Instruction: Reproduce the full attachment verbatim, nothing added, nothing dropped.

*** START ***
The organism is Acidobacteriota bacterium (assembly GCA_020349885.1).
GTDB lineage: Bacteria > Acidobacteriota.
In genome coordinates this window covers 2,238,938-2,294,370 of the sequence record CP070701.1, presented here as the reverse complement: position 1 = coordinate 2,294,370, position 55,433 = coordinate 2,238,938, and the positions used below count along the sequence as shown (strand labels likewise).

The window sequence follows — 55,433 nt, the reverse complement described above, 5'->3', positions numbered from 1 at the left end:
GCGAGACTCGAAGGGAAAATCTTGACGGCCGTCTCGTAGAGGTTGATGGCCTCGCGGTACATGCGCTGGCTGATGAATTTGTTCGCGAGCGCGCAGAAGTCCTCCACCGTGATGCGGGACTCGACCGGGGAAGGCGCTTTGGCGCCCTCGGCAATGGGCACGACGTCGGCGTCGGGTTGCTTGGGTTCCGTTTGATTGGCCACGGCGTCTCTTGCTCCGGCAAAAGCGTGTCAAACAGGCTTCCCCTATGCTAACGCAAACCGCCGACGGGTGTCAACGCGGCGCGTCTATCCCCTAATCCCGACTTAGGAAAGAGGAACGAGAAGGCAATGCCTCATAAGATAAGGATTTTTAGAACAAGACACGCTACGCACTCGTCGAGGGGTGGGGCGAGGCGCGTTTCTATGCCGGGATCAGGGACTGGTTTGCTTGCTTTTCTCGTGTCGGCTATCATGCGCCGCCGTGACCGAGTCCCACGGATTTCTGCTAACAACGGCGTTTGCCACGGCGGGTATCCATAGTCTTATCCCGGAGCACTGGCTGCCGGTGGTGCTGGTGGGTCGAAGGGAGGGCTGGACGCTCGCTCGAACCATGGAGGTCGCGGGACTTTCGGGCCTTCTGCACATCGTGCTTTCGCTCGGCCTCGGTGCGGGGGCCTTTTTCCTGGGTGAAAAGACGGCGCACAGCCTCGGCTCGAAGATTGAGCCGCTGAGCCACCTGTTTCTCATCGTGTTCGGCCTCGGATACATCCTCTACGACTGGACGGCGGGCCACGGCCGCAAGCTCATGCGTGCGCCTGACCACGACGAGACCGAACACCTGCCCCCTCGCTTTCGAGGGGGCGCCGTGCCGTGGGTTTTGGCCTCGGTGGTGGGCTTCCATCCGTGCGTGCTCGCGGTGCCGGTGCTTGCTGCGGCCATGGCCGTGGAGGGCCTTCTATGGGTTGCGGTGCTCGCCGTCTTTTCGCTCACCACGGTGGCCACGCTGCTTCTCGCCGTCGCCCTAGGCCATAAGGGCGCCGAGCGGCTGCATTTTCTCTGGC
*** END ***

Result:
The organism is Acidobacteriota bacterium (assembly GCA_020349885.1).
GTDB lineage: Bacteria > Acidobacteriota.
In genome coordinates this window covers 2,238,938-2,294,370 of the sequence record CP070701.1, presented here as the reverse complement: position 1 = coordinate 2,294,370, position 55,433 = coordinate 2,238,938, and the positions used below count along the sequence as shown (strand labels likewise).

The window sequence follows — 55,433 nt, the reverse complement described above, 5'->3', positions numbered from 1 at the left end:
GCGAGACTCGAAGGGAAAATCTTGACGGCCGTCTCGTAGAGGTTGATGGCCTCGCGGTACATGCGCTGGCTGATGAATTTGTTCGCGAGCGCGCAGAAGTCCTCCACCGTGATGCGGGACTCGACCGGGGAAGGCGCTTTGGCGCCCTCGGCAATGGGCACGACGTCGGCGTCGGGTTGCTTGGGTTCCGTTTGATTGGCCACGGCGTCTCTTGCTCCGGCAAAAGCGTGTCAAACAGGCTTCCCCTATGCTAACGCAAACCGCCGACGGGTGTCAACGCGGCGCGTCTATCCCCTAATCCCGACTTAGGAAAGAGGAACGAGAAGGCAATGCCTCATAAGATAAGGATTTTTAGAACAAGACACGCTACGCACTCGTCGAGGGGTGGGGCGAGGCGCGTTTCTATGCCGGGATCAGGGACTGGTTTGCTTGCTTTTCTCGTGTCGGCTATCATGCGCCGCCGTGACCGAGTCCCACGGATTTCTGCTAACAACGGCGTTTGCCACGGCGGGTATCCATAGTCTTATCCCGGAGCACTGGCTGCCGGTGGTGCTGGTGGGTCGAAGGGAGGGCTGGACGCTCGCTCGAACCATGGAGGTCGCGGGACTTTCGGGCCTTCTGCACATCGTGCTTTCGCTCGGCCTCGGTGCGGGGGCCTTTTTCCTGGGTGAAAAGACGGCGCACAGCCTCGGCTCGAAGATTGAGCCGCTGAGCCACCTGTTTCTCATCGTGTTCGGCCTCGGATACATCCTCTACGACTGGACGGCGGGCCACGGCCGCAAGCTCATGCGTGCGCCTGACCACGACGAGACCGAACACCTGCCCCCTCGCTTTCGAGGGGGCGCCGTGCCGTGGGTTTTGGCCTCGGTGGTGGGCTTCCATCCGTGCGTGCTCGCGGTGCCGGTGCTTGCTGCGGCCATGGCCGTGGAGGGCCTTCTATGGGTTGCGGTGCTCGCCGTCTTTTCGCTCACCACGGTGGCCACGCTGCTTCTCGCCGTCGCCCTAGGCCATAAGGGCGCCGAGCGGCTGCATTTTCTCTGGC